Jessica Buczkowski saw a really good price online for a popular insulated cup that she wanted. She didn’t ask herself why the price was so much lower than everyone else’s. If she had, perhaps this story would not have been necessary.
“I’m weary of those entitled passengers who are continuously whining and complaining,” says Lisa Thomas, a veteran flight attendant based in Denver. “I feel like telling them, ‘Take some responsibility for your choices.’ ”
Thomas’s comments, made to me after a recent column about the rise of fees in the travel industry, triggered a fascinating debate. Many travelers say that they think fees are out of control, particularly in the airline business. The top 10 airlines collected more than $28 billion in revenue from extra fees and services last year, up from about $2 billion a decade ago, according to a recent study by the consulting firm IdeaWorks.
At the same time, many in the industry say that they think people are getting exactly what they paid for: a quality product at a ridiculously low price. Industry employees like Thomas suggest that travelers have become spoiled.
October was another wild month for reader complaints, with the number of grievances jumping an impressive 27 percent from a year ago and coming just a few cases short of tying an all-time record.
Their advocacy results in big, embarrassing airline fines. They’ve helped create federal agencies that make air travel safer. And they’ve brought competition and transparency to the skies.
The number of consumer complaints received by this site surged last month, with a total of 293 queries, our fourth-busiest
The number of consumer complaints reported to this site fell to 259 cases in November, a 19 percent drop from the previous month and a new low for the year. You’d think that would be good news for the serial offenders that normally top our lists. It wasn’t.
Wow. Test. You.
Like many travelers, Roger Anstey isn’t happy with his recent experience with American Airlines. He made that extremely clear in
Want proof that the summer travel season is over? Have a look at our latest consumer complaint report card, which shows the number of grievances received through this site slid to 286 for the month, down from a record 340 cases in August.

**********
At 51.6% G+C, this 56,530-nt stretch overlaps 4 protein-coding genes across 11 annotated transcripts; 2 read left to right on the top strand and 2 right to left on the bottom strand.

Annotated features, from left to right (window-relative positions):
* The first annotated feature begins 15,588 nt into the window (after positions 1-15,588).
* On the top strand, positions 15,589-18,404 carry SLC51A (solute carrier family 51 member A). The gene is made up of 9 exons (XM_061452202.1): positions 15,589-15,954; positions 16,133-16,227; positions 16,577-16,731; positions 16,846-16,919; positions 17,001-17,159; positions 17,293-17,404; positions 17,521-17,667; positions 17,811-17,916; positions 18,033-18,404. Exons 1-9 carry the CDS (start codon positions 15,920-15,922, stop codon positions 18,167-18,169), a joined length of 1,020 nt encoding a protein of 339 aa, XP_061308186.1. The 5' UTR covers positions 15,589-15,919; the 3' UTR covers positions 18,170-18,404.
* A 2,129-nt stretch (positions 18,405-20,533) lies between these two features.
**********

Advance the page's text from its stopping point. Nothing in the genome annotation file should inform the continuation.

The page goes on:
American Airlines kept a tight grip on its title of most complained-about company last month, widening its lead for 2016, according to our latest tally of complaints.
No question about it, airlines have some of the most restrictive rules in American business. In the travel industry, nothing compares to the fine print in an airfare.
The world’s largest airline is also the world’s most complained-about company, according to the latest tabulation of consumer complaints from this site. Of 821 cases received by Elliott.org in the first quarter of 2016, roughly 7 percent came from consumers’ interactions with American Airlines, giving it a commanding lead.
Can you guess which company gets the most complaints on this site?
Kendra Thornton is an unlikely candidate for government aid, but when Frontier Airlines recently denied her a seat on a flight from Chicago to Denver, that’s exactly what she got.
Timing is everything when you have a travel complaint.
The number of airline service complaints rose 17.9 percent in 2014 to 15,532, up from 13,176 a year before, according
For the 12th year in a row, ID theft is the number-one complaint to the Federal Trade Commission, the agency announced last week.
We’re living in an era of “the customer is never right” and infinite phone trees and impersonal form denials by e-mail. Hundreds of thousands of grievances are lodged against American corporations every day. Some of them are successful; many aren’t.
By now, my friends, you must know that these “in” box polls have a certain randomness and statistical irrelevance to them.
Expedia. That’s according to a survey of my authoritative email “in” box, which contains seven years of complaint data from travelers. Coming in second? Travelocity, followed by Orbitz.
What kind of a complainer are you?
When the nation’s third-largest airline stops taking complaints by phone, what does that mean? Yesterday’s news that United Airlines would shutter an Indian call center that took compliments or complaints after a flight, telling customers to send a letter or e-mail instead, has a lot of air travelers scratching their heads. I count myself among them.
The number of travel and timeshare complaints filed with the Federal Trade Commission nearly doubled last year, jumping from 6,712 cases to 14,903 cases. As a whole, the travel category rose from 12th to 9th place, accounting for roughly 2 percent of all consumer grievances received by the federal agency.
You don’t have to be a travel expert to know that 2007 was a bad year for airline service. But just how bad wasn’t clear until this morning. That’s when the government released its official numbers for domestic airlines, showing that in almost every major category, airline service is circling the drain.